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Health Philosophy of Dietitians and Its Implications for Life Satisfaction: An Exploratory Study

Health Science, Rocky Mountain University of Health Sciences, 122 E 1700 S, Provo, UT 84606, USA
Nutritional Sciences, University of Connecticut, 99 E. Main Street, Waterbury, CT 06702, USA
Nutrition Department, Life University, 1269 Barclay Cir, Marietta, GA 30060, USA
Author to whom correspondence should be addressed.
Behav. Sci. 2017, 7(4), 67;
Submission received: 2 August 2017 / Revised: 27 September 2017 / Accepted: 12 October 2017 / Published: 19 October 2017


Studies of health providers suggest that satisfaction with life is related to their values and sense of purpose which is best achieved when their professional role is in harmony with personal philosophy. Cross-sectional surveys suggest that personal health beliefs and practices of health professionals influence their clinical counseling practices. However, little is known about the influence of health philosophy on the personal satisfaction with life for dietitians. This study recruited a randomly selected, cross-sectional sample to complete a self-administered online survey. An exploratory factor analysis of was conducted for 479 participants resulting in a two-factor solution, clinical (α = 0.914) and wellness (α = 0.894) perceptions of health. An index score for the following valid and reliable scales were calculated: satisfaction with life, health conception, and healthy lifestyle and personal control. Pearson correlation coefficients between scores were analyzed to determine the degree of relationship. Potential mediators were explored with multiple regression. The relationships between variables were tested with structural equation modeling using a multigroup comparison between genders. The male participants were removed from the overall model and were separately evaluated. Health philosophy that is oriented toward wellness, was positively and significantly associated with life satisfaction, r(462) = 0.103, p < 0.05. Participants with higher Healthy Lifestyle and Personal Control scores reported greater life satisfaction, r(462) = 0.27, p = 0.000. Healthy lifestyle alone predicted 8.8% of the variance in life satisfaction (R2 = 0.088, df 1462, p = 0.005). SEM confirmed the model had goodness-of-fit (χ2 = 2.63, p = 0.453). The satisfaction with life of dietitians is directly and positively influenced by a greater wellness orientation and personal healthy lifestyle practices. The effect of practice and lifestyle on life satisfaction appears to be greater for men.

1. Introduction

Health as defined by the World Health Organization is “a complete state of physical, mental and social well-being, and not merely the absence of disease or infirmity” [1]. With the emergence of personalized medicine based on genetic and epigenetic data, the health potential of an individual is partially determined by biology, but influenced by the environment and one’s personal wellness resources acquired throughout the lifespan [2]. Integrative health is a broader, more contextual construct that views wellbeing as not only physical, but involves an individual’s mind and spirit [3]. The term “health” does not appear in the “AND Definition of Terms”, a publication updated every five years, which demonstrates either a lack of shared meaning within the profession to this essential concept or the assumption that personal and professional philosophy are synonymous. Limited evidence on the wellness capacity of dietitians leaves a gap in our understanding of how dietitians’ health philosophy and lifestyle fit with their professional self-concept. Exploration of the Registered Dietitian Nutritionists’ core health values may improve the profession’s ability to address gaps in our understanding of health beliefs and behaviors, and their relationship to well-being [4].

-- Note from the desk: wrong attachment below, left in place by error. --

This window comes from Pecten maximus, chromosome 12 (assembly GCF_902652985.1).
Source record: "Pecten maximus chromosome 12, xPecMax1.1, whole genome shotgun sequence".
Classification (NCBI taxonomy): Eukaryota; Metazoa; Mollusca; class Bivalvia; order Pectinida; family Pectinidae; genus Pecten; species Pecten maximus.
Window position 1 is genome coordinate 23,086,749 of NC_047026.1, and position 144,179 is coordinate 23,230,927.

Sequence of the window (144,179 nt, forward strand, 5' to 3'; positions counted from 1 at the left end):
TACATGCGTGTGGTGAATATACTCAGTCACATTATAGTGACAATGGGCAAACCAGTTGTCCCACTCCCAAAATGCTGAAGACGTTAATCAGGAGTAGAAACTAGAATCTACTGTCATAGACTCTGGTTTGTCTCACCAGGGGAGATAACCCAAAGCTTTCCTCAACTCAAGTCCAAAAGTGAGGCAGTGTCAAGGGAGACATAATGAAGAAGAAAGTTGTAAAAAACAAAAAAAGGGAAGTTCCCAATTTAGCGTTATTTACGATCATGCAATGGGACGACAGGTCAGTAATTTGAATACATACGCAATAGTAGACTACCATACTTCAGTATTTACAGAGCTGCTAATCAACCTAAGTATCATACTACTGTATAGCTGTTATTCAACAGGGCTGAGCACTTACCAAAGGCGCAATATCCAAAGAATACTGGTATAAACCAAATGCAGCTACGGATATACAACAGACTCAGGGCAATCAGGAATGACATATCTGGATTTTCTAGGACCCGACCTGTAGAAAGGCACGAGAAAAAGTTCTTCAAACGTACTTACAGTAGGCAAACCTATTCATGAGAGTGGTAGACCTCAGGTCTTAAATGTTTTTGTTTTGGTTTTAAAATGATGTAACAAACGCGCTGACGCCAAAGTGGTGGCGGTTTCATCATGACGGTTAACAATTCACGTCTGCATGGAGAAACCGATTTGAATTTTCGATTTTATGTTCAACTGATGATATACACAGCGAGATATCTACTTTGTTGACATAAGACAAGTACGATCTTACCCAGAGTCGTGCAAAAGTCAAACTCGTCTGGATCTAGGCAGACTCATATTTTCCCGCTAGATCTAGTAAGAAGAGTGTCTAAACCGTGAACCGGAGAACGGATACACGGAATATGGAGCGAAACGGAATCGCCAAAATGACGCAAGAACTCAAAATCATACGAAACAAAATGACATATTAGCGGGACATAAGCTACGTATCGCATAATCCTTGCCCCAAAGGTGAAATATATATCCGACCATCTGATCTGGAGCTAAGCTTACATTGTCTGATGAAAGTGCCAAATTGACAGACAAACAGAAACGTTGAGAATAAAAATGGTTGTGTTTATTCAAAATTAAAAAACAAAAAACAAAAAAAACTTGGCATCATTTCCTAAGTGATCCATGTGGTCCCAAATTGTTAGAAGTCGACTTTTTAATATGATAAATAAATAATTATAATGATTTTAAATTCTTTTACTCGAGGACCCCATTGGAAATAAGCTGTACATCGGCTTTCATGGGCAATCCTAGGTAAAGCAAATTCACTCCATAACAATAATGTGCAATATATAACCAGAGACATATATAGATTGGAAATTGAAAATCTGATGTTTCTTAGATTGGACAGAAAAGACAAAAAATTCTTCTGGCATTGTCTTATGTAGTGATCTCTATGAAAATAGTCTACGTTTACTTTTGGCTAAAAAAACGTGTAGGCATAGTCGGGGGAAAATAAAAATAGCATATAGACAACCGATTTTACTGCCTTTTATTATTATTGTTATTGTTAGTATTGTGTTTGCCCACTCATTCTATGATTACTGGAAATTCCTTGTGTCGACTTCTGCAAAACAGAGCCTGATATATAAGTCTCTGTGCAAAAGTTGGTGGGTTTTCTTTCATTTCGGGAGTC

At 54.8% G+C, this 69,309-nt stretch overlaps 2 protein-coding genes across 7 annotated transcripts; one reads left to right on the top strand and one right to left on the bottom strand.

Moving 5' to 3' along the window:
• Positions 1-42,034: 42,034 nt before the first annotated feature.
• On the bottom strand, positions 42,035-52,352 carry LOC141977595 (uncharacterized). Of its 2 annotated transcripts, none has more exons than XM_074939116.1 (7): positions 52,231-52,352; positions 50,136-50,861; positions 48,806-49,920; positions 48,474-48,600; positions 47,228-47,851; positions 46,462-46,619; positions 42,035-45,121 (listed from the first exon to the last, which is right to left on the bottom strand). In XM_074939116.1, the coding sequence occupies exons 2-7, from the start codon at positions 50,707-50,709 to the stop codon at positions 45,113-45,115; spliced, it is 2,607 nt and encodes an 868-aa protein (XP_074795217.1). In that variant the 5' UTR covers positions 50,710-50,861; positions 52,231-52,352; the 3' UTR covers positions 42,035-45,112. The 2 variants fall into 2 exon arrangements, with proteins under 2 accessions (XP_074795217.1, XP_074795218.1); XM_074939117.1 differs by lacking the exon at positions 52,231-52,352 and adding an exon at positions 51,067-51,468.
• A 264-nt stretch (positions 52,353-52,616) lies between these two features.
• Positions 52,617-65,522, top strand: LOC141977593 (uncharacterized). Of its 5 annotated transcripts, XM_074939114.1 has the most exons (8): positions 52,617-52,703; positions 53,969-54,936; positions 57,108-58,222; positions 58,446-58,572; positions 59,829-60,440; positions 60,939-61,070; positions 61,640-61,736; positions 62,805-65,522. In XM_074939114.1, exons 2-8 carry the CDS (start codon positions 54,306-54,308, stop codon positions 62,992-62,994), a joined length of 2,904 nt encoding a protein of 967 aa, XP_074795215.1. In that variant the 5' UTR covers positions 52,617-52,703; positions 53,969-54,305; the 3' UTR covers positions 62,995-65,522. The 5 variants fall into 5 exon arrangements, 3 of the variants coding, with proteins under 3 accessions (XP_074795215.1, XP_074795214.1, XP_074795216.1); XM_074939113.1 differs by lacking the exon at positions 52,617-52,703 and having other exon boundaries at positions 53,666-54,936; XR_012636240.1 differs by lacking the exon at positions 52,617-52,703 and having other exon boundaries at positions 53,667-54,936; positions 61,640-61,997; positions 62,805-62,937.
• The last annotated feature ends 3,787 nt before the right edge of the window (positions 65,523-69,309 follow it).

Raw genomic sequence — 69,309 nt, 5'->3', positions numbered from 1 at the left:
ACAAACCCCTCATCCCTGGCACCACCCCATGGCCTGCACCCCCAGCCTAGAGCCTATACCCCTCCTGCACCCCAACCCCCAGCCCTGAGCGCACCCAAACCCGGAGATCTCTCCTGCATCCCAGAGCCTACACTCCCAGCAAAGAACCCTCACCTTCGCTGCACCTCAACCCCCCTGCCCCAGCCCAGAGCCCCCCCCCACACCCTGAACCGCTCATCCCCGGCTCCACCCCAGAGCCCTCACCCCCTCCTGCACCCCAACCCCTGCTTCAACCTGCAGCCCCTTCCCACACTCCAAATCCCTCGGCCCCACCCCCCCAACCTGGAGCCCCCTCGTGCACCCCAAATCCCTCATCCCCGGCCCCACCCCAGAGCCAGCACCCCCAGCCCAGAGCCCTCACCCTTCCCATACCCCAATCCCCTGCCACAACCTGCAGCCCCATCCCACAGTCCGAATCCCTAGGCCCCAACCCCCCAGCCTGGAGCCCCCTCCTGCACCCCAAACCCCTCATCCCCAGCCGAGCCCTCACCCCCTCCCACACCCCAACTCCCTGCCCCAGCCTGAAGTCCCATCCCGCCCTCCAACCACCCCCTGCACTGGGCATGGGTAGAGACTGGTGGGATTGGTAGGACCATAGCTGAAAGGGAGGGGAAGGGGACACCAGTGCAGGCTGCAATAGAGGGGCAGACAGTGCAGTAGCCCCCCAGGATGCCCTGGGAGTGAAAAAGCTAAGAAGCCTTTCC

The framework chosen for this study categorizes health philosophy as having clinical, functional, adaptive, and eudemonistic (wellness) components [5]. The Laffrey’s Health Conception Scale (LHCS) was developed to capture these dimensions, and subsequent studies have reduced scale to two stable factors: clinical and wellness [6,7,8]. The term “satisfaction with life” as measured by the Satisfaction with Life scale encompasses a global assessment of well-being and attainment of life goals [9]. Levels of life satisfaction are related to health status, health-related quality of life, health behaviors, social skills, engagement with life, and work [10]. The a priori hypotheses stated that there would be a positive correlation between one’s definition of health as health-promoting and the following variables: personal healthy lifestyle behaviors, integrative professional practices, and satisfaction with life.
In summary, the intent in undertaking this study was to explore any associations between health philosophy, lifestyle, professional practices, and satisfaction with life in a random sample of registered dietitian nutritionists (RDN).

2. Materials and Methods